It doesn't stop there either. I was almost ejected from a theater during a showing of Beverly Hills Cop because of the manner in which Eddie Murphy's character, Axel Foley, circumvented an alarm system to gain access to a warehouse. Their point of entry was a window with security foil glued to the glass and a magnetic contact protecting the moving portion of the opening. Axel used the foil wrapping from a stick of gum to “magnetize” the window's contact and gain entry. Not even a hint of reality. I voiced my opinion and was immediately asked by several patrons to keep my spontaneous training session to myself.

Hollywood makes my job harder to do. Why? Because I have had many conversations with customers who were convinced the bad guys could bypass their alarm system by whipping out their handy-dandy glasscutters and etching out an opening in the pane so they can reach in and unlock the catch. Explaining that cut glass needs to be tapped apart from the other side of the etched pane usually didn't relieve their concerns. “I've seen them do it on the TV, Flip. Maybe you need to watch more police dramas.” And it doesn't stop there.

Hollywood also wants us to believe that all of those laser sensors or photoelectric beams that criss-cross over a famous work of art or span the corridor that leads into the central computer room of an international bad guy can be defeated with one or more carefully placed mirrors. Photoelectric beams come in pairs and consist of a transmitter and receiver. Obstructing the beam sets off the alarm. Bouncing the transmitted beam back into the lens of the transmitter will do nothing more than summon the police or security guard. And where can I get a pair of those goggles that when worn will show you the individual protection beams supposedly emitted from passive infrared sensors? The very term “passive” means there are no beams branching out from the device. No goggles? No problem. Get me a can of the compressed magic used to illuminate the beams when its contents are sprayed across the area instead.

My father, who always responded to my questioning outbursts with, “Hey, you just saw them do it,” with more than just a wink in his eye, explained it best. “The last thing Hollywood wants to do is educate the viewing audience on how to really defeat a security system.” I guess that makes sense.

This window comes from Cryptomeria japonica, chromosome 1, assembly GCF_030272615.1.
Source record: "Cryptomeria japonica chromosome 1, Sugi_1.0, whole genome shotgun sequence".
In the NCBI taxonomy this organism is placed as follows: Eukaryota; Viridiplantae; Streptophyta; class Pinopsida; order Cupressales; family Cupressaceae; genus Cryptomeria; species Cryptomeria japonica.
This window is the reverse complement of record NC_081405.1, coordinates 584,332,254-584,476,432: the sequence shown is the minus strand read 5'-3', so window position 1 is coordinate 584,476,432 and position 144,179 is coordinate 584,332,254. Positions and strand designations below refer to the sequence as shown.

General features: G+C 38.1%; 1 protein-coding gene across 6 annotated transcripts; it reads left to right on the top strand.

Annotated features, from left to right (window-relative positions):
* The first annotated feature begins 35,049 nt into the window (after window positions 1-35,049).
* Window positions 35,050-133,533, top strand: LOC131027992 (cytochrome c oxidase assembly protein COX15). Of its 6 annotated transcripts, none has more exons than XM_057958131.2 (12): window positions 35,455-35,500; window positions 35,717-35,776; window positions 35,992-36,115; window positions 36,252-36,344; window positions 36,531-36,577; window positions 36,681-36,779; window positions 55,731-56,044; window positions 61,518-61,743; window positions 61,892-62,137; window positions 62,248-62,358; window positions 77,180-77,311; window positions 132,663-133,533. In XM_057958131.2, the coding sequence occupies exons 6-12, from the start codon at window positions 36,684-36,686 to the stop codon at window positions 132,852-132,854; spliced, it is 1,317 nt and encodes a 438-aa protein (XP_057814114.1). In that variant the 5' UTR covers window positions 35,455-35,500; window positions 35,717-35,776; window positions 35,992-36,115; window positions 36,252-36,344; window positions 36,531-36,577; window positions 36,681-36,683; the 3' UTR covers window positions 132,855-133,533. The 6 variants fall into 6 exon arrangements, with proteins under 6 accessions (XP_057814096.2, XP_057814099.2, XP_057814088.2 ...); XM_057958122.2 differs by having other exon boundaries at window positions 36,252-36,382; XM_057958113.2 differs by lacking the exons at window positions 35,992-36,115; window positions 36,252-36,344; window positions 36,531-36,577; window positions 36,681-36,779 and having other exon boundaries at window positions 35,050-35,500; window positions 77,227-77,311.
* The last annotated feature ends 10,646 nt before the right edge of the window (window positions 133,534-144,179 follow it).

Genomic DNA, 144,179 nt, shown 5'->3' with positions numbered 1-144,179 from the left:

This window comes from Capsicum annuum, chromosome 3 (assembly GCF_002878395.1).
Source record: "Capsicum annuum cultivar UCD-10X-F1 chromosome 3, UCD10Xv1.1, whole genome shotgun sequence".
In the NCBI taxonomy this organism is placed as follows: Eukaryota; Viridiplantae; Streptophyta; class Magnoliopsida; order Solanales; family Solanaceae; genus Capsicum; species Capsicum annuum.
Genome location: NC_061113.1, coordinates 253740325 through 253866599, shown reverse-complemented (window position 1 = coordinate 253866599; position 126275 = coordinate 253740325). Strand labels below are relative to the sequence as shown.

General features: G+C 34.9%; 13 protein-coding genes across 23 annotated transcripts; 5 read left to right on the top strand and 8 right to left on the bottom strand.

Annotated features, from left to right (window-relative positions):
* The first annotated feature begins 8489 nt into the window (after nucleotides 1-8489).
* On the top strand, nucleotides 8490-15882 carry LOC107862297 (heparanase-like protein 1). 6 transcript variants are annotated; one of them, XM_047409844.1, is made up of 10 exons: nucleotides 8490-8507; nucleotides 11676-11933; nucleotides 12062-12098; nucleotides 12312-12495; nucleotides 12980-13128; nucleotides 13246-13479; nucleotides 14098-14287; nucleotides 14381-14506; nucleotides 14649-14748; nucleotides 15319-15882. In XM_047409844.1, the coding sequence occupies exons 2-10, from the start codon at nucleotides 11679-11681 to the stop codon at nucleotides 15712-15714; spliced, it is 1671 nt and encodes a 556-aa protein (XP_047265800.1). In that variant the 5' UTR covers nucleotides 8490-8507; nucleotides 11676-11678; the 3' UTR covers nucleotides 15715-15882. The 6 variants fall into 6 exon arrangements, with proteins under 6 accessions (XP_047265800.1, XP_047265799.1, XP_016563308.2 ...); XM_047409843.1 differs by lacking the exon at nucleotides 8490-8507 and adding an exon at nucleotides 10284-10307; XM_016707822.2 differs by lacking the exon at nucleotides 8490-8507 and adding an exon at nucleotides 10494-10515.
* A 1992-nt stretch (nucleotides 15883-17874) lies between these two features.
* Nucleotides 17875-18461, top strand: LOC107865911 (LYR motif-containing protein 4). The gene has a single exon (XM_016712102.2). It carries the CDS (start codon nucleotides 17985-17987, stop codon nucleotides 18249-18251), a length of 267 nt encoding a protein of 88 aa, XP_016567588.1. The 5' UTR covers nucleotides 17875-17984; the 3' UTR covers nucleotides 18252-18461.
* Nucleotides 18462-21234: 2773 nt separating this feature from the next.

For the record, I'm a big fan of suspending reality for the sake of a good story. I'm even writing a science fiction book for which I'm counting on the readers to look past a few stretchings of the truth. But I've always believed a good story needs its fiction to have a strong foundation of fact to make the mind accept it without too much hesitation. I freely accept electronic gadgets that decipher keypad combinations and computer tracking devices that display the precise location of every person inhabiting a building or complex. Those things are within realism, so I'll buy them. Police officers or security guards who respond to an alarm from a rich, single, attractive widow and disarm her security system with a passcode upon entry make me either think all of their customers have the same security code or accept that it's written in the script.

Since Hollywood won't keep it real, then all I can say is thank goodness for the Internet. Whether you are law-abiding in nature or not, the Internet offers an abundance of how-to books and videos that teach people how to crack open safes, pick locks, and defeat alarm systems. I've browsed through several “How Stuff Works” sites and am happy to report most of them get it right when they describe the operational aspects of security devices. But I laugh every time I read the disclaimers that remind the reader the posted information is for educational purposes only and not a promotion for people to commit a crime. Anyone who decides to begin a life of crime after browsing the Internet deserves to get caught. Anyone who plans the perfect crime after watching a Columbo movie on TV will most certainly get caught. Anyone who takes these rantings seriously needs to take a vacation. I am. I'll see you in a few months.

Steve Filippiniis a senior technician with more than 20 years of experience in the security and installation industry. He can be reached atulano5@aol.com.